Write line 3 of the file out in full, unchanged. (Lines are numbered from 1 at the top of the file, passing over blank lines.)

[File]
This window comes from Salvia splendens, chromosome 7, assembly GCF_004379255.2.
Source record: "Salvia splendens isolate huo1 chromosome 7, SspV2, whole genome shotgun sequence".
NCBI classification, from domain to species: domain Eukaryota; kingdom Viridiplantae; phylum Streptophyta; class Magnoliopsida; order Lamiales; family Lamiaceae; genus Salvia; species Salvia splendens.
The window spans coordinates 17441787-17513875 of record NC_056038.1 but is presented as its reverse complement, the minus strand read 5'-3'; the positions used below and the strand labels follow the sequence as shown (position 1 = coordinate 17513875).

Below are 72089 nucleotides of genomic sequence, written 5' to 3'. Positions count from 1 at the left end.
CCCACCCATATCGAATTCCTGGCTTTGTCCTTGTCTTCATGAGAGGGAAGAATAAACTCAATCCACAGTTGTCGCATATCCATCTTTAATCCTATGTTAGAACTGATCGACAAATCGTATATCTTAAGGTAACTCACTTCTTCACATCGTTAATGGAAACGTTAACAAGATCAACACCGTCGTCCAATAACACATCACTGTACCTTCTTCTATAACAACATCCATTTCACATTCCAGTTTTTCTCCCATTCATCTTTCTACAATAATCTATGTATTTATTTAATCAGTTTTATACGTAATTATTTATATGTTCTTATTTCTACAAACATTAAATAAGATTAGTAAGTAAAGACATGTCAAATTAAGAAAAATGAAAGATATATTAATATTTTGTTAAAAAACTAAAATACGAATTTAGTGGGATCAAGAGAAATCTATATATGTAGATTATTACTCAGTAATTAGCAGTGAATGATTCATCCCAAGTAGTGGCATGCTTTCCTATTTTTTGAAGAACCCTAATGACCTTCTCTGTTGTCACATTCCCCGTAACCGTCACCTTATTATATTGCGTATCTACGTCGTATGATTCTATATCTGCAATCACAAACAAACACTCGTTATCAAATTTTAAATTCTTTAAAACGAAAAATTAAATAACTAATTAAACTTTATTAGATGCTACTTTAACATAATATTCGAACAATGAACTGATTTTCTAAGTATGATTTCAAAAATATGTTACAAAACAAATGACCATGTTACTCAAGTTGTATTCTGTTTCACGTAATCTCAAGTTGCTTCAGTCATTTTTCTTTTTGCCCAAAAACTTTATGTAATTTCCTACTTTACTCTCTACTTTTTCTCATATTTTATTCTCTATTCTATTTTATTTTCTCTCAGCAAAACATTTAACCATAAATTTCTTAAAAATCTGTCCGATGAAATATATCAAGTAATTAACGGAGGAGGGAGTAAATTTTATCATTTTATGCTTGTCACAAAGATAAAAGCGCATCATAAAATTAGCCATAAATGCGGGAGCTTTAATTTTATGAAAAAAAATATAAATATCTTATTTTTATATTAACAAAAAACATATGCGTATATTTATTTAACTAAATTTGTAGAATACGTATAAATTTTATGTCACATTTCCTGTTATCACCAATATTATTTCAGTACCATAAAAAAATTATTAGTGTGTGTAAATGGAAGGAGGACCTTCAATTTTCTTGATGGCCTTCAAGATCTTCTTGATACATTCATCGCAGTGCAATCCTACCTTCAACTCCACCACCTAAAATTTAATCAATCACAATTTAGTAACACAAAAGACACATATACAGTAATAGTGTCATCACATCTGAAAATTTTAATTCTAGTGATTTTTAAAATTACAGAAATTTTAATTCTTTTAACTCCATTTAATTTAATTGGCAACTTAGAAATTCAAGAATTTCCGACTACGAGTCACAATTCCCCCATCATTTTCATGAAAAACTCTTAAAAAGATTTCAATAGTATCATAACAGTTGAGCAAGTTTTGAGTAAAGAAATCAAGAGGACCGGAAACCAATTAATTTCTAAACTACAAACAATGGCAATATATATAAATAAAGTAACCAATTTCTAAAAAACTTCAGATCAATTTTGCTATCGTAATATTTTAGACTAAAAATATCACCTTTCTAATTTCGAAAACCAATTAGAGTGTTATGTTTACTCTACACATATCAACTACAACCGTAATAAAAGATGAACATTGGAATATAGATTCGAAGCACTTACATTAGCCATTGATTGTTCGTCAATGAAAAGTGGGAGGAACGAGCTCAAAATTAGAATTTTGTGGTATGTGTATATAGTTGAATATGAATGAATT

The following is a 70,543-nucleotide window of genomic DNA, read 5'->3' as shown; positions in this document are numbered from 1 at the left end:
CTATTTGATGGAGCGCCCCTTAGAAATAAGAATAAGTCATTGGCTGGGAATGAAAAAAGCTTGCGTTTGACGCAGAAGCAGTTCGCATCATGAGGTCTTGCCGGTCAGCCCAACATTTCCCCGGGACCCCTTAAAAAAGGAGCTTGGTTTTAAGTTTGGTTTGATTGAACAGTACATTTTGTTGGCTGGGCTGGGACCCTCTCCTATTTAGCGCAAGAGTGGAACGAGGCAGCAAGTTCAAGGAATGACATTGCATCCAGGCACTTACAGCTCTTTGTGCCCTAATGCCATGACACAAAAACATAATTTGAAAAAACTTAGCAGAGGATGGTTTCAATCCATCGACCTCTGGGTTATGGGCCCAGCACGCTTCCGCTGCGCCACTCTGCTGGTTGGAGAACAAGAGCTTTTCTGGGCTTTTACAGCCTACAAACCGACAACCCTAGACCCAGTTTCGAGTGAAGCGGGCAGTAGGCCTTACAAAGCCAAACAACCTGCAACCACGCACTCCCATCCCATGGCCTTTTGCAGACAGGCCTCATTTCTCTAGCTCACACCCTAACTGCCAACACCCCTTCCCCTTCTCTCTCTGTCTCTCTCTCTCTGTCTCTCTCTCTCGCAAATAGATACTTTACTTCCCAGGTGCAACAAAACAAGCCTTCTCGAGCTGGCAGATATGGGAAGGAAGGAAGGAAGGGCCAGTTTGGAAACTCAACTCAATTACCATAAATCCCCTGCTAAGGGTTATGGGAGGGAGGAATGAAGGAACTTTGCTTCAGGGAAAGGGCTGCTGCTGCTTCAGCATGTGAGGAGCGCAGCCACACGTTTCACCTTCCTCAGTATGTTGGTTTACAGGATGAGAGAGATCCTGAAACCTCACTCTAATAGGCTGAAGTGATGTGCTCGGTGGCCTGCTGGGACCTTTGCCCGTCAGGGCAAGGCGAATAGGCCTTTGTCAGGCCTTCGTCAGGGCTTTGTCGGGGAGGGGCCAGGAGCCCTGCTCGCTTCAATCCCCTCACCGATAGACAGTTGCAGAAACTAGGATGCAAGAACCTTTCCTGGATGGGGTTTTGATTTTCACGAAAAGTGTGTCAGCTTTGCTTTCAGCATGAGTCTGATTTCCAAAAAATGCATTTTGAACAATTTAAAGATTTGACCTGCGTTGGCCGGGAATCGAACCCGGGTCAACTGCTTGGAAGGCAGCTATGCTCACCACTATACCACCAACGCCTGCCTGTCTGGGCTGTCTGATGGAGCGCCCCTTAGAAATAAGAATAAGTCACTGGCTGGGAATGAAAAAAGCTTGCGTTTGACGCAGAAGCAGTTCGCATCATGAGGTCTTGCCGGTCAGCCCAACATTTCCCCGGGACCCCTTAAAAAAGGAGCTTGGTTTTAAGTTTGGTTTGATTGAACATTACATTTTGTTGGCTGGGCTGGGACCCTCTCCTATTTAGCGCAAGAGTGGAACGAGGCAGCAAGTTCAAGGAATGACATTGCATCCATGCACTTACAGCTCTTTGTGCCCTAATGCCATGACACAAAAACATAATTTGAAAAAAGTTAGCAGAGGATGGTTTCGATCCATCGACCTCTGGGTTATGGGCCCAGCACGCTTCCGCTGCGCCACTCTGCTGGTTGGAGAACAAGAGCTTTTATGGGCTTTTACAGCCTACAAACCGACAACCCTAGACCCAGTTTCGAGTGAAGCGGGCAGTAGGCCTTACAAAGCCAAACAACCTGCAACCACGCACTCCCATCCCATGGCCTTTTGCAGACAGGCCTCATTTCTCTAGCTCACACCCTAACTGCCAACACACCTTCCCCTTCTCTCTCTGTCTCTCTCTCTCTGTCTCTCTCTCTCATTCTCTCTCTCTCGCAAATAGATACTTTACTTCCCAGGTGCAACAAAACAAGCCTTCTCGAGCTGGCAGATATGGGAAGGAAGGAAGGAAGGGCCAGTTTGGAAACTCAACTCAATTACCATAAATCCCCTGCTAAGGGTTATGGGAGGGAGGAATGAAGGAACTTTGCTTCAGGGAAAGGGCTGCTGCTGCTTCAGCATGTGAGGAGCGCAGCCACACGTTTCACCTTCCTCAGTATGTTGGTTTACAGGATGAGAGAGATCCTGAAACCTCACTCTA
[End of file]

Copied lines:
NCBI classification, from domain to species: domain Eukaryota; kingdom Viridiplantae; phylum Streptophyta; class Magnoliopsida; order Lamiales; family Lamiaceae; genus Salvia; species Salvia splendens.